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Chaos on Deponia | A KGK Review

January 17, 2018

 

One of my favourite genres from my gaming youth is point and click adventures, and most notably among this genre was the iconic Monkey Island series. Witty, well written dialogue and a fictional location full of unique characters to fill out the world. Now making its first appearance on Xbox One after having a successful spell on PC, is Chaos on Deponia. Featuring main protagonist Rufus. A smart mouthed, over confident, Rufus who has ideas above his station and is probably a little bit deluded, but thankfully he’s voiced well, and on a mission and has brought a varied cast with him.

Rufus is a unique and overly confident man, who only happens to listen to his own opinions, and rarely does it work out for him. The supporting cast quickly realise this and just seem to let him get on with it, as he’s a “I know best” character. In the real world, Rufus is the sort of person, who’s narrow minded and high opinion of himself, would see him quickly ostracised from any group of people, yet in Chaos on Deponia, it’s highly amusing to watch it all go horribly wrong for him. As with all other characters, it’s a well written script with some fantastic voice acting in a world where everything has fallen apart around him, and he needs to save the day.

 

The game world is set on the floating black market, where all sorts of seedy and eccentric individuals dwell. From a Platypus enthusiast, to a depressed poet, and a good amount more, Chaos on Deponia offers an addictive and intriguing adventure for Rufus, as he sets off to rescue and repair Goal. A female android who’s memory has been damaged and split into 3 distinctive personalities. Each section of the black market is highly detailed, with over half a dozen areas to discover and people to interact with, not to mention objects to collect and use further down the line.

 

One big part of the game is the humour, and much like Monkey Island before it, not only does it rely heavily upon it, it also works too. From Bozo who despairs at Rufus constantly, to Goal who reacts depending on the personality set, to his father who not only accepts Rufus as a disappointment, but also lets him know without any reservations. It does seem that Rufus has quite the reputation and happens to be oblivious to the situation at the same time.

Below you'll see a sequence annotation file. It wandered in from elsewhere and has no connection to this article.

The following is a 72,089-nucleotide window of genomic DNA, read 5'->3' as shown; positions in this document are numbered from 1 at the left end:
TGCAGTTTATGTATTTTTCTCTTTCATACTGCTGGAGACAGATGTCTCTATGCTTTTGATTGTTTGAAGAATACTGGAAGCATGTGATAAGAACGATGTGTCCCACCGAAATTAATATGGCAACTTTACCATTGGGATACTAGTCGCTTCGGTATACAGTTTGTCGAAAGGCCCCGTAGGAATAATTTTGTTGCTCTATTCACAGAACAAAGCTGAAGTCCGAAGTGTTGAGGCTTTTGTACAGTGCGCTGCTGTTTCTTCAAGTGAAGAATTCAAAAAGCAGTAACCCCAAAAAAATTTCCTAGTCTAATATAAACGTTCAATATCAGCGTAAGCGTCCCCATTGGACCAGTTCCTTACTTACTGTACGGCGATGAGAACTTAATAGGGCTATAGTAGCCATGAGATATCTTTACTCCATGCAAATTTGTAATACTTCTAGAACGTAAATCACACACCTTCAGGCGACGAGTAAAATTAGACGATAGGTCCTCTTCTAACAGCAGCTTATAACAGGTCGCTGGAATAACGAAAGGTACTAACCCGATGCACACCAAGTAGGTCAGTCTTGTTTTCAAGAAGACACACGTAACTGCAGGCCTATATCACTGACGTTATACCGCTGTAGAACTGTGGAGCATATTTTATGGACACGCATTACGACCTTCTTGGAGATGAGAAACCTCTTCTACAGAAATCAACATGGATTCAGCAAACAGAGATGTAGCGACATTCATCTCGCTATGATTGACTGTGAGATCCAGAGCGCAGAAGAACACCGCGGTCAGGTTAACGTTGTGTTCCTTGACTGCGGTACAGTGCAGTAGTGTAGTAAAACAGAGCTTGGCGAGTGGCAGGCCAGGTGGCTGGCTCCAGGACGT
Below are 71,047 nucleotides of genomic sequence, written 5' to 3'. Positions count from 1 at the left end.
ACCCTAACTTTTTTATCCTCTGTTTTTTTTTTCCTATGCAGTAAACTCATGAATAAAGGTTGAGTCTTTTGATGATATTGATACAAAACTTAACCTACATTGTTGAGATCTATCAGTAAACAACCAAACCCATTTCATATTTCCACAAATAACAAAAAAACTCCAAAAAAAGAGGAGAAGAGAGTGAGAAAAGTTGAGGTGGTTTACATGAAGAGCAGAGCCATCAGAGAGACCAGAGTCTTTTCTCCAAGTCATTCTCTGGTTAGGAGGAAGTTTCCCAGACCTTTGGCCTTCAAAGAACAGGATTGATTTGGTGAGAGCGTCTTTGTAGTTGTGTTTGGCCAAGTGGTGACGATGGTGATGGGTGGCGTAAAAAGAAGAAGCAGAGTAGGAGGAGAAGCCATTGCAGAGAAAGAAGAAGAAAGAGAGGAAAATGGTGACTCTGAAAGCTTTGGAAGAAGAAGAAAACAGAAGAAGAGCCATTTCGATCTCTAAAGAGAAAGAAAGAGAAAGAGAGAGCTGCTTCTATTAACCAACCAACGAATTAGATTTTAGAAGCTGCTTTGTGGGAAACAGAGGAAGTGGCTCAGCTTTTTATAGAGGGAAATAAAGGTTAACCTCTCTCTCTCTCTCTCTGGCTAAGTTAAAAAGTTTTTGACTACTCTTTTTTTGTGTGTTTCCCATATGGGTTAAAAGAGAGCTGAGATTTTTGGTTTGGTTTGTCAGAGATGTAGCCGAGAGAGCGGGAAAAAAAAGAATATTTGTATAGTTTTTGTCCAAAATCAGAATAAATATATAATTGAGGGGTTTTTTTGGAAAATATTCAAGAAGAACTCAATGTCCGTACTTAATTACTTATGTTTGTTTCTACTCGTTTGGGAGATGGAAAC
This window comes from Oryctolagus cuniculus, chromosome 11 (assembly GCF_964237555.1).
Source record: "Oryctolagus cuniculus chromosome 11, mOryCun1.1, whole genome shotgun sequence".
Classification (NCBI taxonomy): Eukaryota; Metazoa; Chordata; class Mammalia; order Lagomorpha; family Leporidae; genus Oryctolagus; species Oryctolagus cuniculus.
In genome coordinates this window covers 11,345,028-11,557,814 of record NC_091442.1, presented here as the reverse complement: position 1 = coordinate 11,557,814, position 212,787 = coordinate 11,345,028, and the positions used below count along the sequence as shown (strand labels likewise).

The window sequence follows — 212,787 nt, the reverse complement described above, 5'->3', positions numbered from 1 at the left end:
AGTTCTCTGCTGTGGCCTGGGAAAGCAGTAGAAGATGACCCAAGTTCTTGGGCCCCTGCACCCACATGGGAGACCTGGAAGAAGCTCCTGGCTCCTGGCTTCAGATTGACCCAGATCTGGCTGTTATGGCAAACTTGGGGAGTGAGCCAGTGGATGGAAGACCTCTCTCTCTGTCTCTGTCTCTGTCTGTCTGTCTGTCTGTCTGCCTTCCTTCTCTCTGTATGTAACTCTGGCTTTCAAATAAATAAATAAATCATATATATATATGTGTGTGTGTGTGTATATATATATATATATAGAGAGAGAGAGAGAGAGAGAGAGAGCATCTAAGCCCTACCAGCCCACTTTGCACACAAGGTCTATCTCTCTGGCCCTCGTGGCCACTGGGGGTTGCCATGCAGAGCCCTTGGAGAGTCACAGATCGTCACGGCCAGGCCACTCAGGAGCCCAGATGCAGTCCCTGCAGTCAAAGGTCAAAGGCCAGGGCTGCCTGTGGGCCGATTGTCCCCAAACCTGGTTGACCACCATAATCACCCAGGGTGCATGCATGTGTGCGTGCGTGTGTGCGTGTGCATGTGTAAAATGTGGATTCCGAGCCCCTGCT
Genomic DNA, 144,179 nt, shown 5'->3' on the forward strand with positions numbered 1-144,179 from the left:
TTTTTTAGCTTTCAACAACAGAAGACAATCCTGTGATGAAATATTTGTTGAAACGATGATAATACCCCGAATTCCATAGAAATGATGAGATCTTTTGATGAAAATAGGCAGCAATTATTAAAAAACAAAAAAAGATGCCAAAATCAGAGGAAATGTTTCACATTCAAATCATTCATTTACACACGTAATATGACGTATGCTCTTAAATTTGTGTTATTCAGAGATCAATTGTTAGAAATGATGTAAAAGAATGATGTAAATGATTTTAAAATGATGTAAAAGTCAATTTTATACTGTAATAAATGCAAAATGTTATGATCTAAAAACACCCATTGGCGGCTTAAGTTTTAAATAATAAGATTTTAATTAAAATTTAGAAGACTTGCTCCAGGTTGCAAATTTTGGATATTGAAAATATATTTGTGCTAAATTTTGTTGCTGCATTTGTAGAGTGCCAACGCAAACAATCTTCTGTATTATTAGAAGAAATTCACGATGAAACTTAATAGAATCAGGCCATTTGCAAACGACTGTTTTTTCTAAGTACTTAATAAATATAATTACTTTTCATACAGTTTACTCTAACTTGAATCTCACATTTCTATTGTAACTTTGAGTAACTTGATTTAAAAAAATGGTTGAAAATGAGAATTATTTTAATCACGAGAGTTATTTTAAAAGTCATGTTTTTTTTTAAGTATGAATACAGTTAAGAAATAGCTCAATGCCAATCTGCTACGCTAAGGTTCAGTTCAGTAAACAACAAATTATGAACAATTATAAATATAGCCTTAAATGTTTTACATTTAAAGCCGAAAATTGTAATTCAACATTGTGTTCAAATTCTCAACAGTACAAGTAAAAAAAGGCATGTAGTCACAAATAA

The art style is highly detailed with plenty to cast your eyes upon during your time with Deponia, and animation reminds me even more of Monkey Island which is a huge influence for the genre over the years, and a far cry from Daedalic’s previous point and click release, The Pillars of the Earth which came out in August and is a must have in my books. But enough of that for now.

 

For the asking price, Chaos on Deponia is worth every penny, and if you want a fun adventure with an eclectic cast of characters, interactions, and top voice acting, then look no further. I’d be happy to see the remaining titles ported to console in future, as I’m sure many others would be eager too.

 

Overall, Chaos on Deponia is a worthwhile purchase and if you’re a fan of the genre, you won’t be let down with the quality. The only real downside is that some puzzles may seem a bit obtuse at first, but with some trial and error involved in solving said puzzles, you’ll advance soon enough. Don’t be afraid to try anything and everything, even when it comes to interacting with the characters as you may uncover a nugget of information that you may have previously overlooked.

 

Overall Score 9/10

 

Developer: Daedalic Entertainment

Publisher: Daedalic Entertainment

Release Date: 6th December 2017

Price: £15.99

File Size: 1.89GB

 

Xbox One copy provided for review

 

Available on Xbox One PlayStation 4 & Steam

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